Yes, I realize you can whitelist a site with NoScript. But if you allow certain scripts, what's to say they won't change the next day? Your protection is moot again, and you're no better off than anyone else.

So please, as a web developer, I beg you to avoid NoScript, and instead look to the browser and flash developers for a more elegant and less clumsy and stupid solution.

(cyberdrone2000 said @ #4)
As a web surfer, I am happy to see yet another vulnerability fixed by an enterprising third party.

As a web developer, I am saddened to see so many people use an extension such as NoScript. Javascript is a core part of the way the modern web operates. Blocking it will seriously and catastrophically affect nearly every website that you visit, and pose more challenges and limitations on developers such as myself.

This kind of "kill it all" reaction is reckless and impedes the advancement of the internet itself in a modern era. Javascript has the potential for a few vulnerabilities, and yes, can be used to annoy the heck out of you, but discovering and fixing these mistakes, and preventing similar ones from occurring is much more productive than "no more Javascript".

Yes, I realize you can whitelist a site with NoScript. But if you allow certain scripts, what's to say they won't change the next day? Your protection is moot again, and you're no better off than anyone else.

So please, as a web developer, I beg you to avoid NoScript, and instead look to the browser and flash developers for a more elegant and less clumsy and stupid solution.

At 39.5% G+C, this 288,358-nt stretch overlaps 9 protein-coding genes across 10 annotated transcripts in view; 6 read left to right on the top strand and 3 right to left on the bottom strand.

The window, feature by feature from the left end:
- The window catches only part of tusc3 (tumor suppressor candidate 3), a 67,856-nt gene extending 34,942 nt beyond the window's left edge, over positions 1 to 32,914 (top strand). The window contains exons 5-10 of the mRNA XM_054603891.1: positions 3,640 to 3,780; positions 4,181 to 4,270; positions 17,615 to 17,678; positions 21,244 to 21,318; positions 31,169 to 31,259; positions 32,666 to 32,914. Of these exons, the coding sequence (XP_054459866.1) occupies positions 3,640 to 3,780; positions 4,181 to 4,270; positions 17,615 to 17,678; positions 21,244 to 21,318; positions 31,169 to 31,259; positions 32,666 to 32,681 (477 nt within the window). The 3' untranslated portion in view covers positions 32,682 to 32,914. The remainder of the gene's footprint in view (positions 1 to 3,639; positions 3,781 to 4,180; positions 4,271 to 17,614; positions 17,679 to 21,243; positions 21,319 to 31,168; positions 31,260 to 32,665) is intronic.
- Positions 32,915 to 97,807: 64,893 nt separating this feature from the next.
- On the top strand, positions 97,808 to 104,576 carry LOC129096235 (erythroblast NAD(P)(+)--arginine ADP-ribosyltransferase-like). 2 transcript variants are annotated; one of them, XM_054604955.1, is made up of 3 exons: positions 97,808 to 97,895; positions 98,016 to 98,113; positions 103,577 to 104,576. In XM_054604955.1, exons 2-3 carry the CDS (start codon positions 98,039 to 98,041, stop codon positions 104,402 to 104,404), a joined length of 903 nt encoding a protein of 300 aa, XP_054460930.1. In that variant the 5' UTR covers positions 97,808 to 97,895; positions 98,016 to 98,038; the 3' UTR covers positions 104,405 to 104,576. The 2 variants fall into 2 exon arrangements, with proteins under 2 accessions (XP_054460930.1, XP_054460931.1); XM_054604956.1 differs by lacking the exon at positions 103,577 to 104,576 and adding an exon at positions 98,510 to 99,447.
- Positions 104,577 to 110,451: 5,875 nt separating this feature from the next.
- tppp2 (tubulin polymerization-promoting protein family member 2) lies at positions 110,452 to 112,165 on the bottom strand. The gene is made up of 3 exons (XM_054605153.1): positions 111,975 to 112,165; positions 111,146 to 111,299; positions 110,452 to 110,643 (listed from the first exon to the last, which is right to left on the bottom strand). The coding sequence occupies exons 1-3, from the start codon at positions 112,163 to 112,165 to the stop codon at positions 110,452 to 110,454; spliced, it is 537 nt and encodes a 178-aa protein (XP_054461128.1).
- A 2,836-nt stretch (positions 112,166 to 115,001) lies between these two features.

LMAO! using noscript will do NOTHING to impede the advancement of the internet, if anything it will help it, I don't surf without it, it does a beautiful job in blocking the third party garbage ads and their tracking cookies that I don't want to see or have anything to do with.

As a web developer I have no problem with it.

As a web developer, I am saddened to see so many people use an extension such as NoScript. Javascript is a core part of the way the modern web operates. Blocking it will seriously and catastrophically affect nearly every website that you visit, and pose more challenges and limitations on developers such as myself.

Any developer worth their money can make a site work flawlessly with or without Javascript. If the site 100% requires it, then you are doing something wrong.

This kind of "kill it all" reaction is reckless and impedes the advancement of the internet itself in a modern era. Javascript has the potential for a few vulnerabilities, and yes, can be used to annoy the heck out of you, but discovering and fixing these mistakes, and preventing similar ones from occurring is much more productive than "no more Javascript".

Yes, I realize you can whitelist a site with NoScript. But if you allow certain scripts, what's to say they won't change the next day? Your protection is moot again, and you're no better off than anyone else.


NoScript is a great middle ground, allowing the user to decide who is trust worthy and not - the same way you do with a firewall.

It is far from "no more javascript" It is better than turning Javascript off completely, and not as unsecure as allowing Javascript free reign. It allows me to look at and decide if a site is worth me "exposing" my computer too or not. The page looks dodgy? Leave it alone. Think I can trust the site? Temporarily allow it. Use the site regularly? Allow it permanently.